35 of 35 people found the following review helpful
"Stand and give praise to the most high...",
This review is from: Stand And Give Praise: Trojan Roots (Audio CD)
Another excellent Trojan compilation of spiritual and cultural roots reggae from the mid to late 70's; the first since 2007's "Down In A Tenement Yard" by my reckoning. This selection keeps one eye on previous Trojan compilations, making sure not to replicate too many of the same tracks. So for people who've been collecting these sort of things for the last decade or so, there is a lot to recommend here; although for the novice newcomer to the genre this could hardly be classed as the "perfect" compilation of the era, omitting as it does key popular artists such as Horace Andy and Jacob Miller in favour of more obscure material. However the way this album draws together rare and scarce recordings unavailable elsewhere on CD, on Trojan Records or on any other label, is really rather impressive. The cover sticker says there are 12 tracks featuring here for the first on CD, though I count 16. Remarkable when you compare the budget price of this CD with the amount of money and time one would spend tracking down the original vinyl versions of the same songs.
Content-wise the tracklist furthers Trojan's love affair with the work of Lee Scratch Perry and Niney The Observer, with productions from the two making up 19 of the 40 songs on here, so you have ample opportunity to familiarise yourself with their particular artistic sensibilities: Lee Perry's quirky but always-melodic tendencies, and Niney's heartfelt spiritualism.
The discs are assembled chronologically, charting roots reggae's development from the dramatic and heavy, close-miked intensity of The Officials' and Joy White's opening 2 tracks; through to the definitive slower, more hypnotic and gospel-influenced grooves and on to the tough, militant "rockers" style. There's also 6 tracks showcasing the "toasting" deejay style (chanting rhymes over pre-existing rhythms), including one from legendary Burning Spear producer Jack Ruby and a wonderful Lone Ranger toast over an adaptation of Dave Brubeck's jazz classic "Take Five" ("STEP IT INNA AFRICA").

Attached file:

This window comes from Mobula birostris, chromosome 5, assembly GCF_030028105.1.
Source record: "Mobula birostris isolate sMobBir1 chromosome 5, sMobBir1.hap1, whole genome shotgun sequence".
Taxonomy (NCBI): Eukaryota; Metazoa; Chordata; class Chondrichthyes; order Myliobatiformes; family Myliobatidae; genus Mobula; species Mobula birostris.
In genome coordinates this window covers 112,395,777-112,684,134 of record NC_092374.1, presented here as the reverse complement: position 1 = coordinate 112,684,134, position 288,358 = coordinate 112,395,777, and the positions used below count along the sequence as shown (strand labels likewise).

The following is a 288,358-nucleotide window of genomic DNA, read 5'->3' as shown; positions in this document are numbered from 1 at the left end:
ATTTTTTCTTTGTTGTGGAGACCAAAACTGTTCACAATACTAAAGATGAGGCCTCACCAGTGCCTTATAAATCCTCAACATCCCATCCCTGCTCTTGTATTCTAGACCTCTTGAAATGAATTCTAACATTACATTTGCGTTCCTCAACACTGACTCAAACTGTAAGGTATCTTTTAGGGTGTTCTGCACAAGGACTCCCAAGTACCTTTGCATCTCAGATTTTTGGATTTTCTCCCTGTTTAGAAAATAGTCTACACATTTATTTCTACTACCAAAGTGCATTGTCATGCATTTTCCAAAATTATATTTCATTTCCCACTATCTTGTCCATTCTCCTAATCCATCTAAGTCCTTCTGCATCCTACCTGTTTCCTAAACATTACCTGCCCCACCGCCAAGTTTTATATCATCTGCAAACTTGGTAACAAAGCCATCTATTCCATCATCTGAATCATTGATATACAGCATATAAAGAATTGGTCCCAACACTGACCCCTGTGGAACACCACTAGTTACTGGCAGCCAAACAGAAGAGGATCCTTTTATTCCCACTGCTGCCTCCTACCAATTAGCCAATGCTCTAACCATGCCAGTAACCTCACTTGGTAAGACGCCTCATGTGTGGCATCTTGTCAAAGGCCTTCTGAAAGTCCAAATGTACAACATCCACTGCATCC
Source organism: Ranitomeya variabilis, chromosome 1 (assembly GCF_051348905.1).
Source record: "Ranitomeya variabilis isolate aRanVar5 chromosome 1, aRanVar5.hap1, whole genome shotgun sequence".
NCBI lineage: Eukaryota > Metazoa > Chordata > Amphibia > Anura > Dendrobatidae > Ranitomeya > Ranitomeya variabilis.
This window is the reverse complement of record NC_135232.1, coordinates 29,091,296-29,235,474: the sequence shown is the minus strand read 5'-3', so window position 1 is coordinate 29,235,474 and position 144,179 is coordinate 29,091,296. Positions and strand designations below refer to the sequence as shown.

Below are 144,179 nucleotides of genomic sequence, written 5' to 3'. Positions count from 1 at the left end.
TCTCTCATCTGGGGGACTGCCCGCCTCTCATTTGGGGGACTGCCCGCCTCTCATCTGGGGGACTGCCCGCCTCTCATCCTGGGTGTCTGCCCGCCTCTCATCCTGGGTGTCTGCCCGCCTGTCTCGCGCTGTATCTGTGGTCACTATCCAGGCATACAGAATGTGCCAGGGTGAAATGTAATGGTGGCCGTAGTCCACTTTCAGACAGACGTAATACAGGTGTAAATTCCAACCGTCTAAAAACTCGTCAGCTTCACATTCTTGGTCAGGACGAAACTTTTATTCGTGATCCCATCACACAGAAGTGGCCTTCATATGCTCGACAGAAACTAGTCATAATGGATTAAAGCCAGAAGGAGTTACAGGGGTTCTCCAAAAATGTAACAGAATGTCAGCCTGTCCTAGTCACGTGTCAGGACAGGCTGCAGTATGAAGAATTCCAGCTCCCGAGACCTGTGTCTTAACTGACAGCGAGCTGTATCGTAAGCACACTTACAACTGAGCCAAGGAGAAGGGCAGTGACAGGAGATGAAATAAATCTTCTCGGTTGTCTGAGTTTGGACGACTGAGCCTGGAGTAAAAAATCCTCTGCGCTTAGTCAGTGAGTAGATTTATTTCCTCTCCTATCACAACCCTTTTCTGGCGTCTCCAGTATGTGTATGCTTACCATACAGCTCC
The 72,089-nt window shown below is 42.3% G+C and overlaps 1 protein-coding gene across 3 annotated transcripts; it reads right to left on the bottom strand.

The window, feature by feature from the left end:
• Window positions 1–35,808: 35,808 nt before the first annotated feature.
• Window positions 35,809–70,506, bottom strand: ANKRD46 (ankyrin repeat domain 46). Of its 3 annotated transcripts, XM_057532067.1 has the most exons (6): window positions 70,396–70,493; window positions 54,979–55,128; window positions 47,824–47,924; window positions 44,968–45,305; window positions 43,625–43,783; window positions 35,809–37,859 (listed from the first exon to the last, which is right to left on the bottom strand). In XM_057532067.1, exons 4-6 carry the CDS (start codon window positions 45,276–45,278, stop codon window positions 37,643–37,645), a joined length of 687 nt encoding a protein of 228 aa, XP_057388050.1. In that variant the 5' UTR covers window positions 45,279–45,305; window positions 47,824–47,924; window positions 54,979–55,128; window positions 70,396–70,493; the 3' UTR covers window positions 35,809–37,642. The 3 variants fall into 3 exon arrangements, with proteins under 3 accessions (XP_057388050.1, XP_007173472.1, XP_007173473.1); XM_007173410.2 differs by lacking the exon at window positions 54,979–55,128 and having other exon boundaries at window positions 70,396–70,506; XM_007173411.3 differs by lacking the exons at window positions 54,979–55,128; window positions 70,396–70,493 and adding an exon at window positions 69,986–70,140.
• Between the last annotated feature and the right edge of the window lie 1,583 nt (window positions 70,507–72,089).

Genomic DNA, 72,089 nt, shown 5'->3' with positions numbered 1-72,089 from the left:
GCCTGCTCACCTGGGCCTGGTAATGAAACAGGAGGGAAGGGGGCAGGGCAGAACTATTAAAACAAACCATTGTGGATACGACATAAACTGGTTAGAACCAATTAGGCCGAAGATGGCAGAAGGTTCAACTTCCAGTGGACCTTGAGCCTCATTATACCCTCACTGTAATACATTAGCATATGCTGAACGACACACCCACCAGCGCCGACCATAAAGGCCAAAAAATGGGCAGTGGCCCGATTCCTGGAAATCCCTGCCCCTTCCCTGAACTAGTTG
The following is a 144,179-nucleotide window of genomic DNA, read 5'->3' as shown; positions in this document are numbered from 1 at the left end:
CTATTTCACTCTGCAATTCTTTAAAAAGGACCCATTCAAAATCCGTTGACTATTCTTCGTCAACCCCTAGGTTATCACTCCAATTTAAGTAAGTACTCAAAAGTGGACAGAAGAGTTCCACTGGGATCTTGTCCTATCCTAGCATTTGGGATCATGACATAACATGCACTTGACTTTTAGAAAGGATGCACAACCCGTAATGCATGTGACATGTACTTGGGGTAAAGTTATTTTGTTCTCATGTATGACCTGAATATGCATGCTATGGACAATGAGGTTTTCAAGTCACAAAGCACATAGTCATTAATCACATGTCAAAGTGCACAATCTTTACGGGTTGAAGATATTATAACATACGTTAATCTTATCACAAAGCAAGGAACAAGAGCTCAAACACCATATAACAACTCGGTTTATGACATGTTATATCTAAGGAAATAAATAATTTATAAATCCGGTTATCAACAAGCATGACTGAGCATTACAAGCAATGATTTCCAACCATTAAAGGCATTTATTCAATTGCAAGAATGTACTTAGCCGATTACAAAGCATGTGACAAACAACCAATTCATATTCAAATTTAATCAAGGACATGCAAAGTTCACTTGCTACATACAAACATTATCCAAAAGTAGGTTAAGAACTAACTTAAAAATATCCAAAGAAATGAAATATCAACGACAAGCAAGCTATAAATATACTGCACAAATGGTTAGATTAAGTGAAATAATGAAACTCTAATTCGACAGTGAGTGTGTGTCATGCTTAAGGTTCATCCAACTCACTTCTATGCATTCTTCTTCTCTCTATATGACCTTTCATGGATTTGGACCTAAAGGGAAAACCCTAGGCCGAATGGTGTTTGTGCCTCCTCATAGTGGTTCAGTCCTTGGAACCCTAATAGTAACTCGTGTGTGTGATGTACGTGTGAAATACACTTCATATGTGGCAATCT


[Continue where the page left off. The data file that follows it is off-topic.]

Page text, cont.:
Aside from much dub remixing shenanigans (only Delton Screechie's track is presented in extended form with dub conclusion), this compilation pretty much has it all, from the super-melodic, honeyed harmony vocals of The Royals and Israel Vibration; to the tough militancy of "ONE LICK" by The Jewels.
My own particular highlights are: Joy White's "DREAD OUT DEH", the only cultural track from her otherwise love-lyric based LP "Sentimental Reasons" where piano and trumpet echo each other's melody; the irrepressibly groovy "LONG LONG TIME" by Winston Heywood, with quirky lyrics like "I never eat rice when it's really hot..."; Johnny Clarke's tough "ROOTS, NATTY ROOTS" (the perfect showcase for the fast tapping beats of the rocker sound); the exuberant Rastafarian gospel of The Ethiopians' "I LOVE JAH"; and Cedric Myton's legendary falsetto-led "AT THE FEAST" by The Congos.
The mastering throughout is almost faultless, only dipping into muffled murk on a couple of tracks, however the booklet is rather lacklustre. There's a half-baked "history" on the themes that defined roots reggae, but not a lot of info about the tracks themselves. When it does make mention of a track (Freddie McGregor's "ROMAN SOLDIERS OF BABYLON") it falsely labels it a Jacob Miller cover, though apart from sharing a title, the track has absolutely nothing in common with the Jacob Miller one!
Another thoroughly comprehensive and well excavated compilation from Trojan. Time will tell to see if they step into Blood & Fire's shoes and start re-issuing whole LP's from 70's roots artists, instead of the odd track on budget compilations.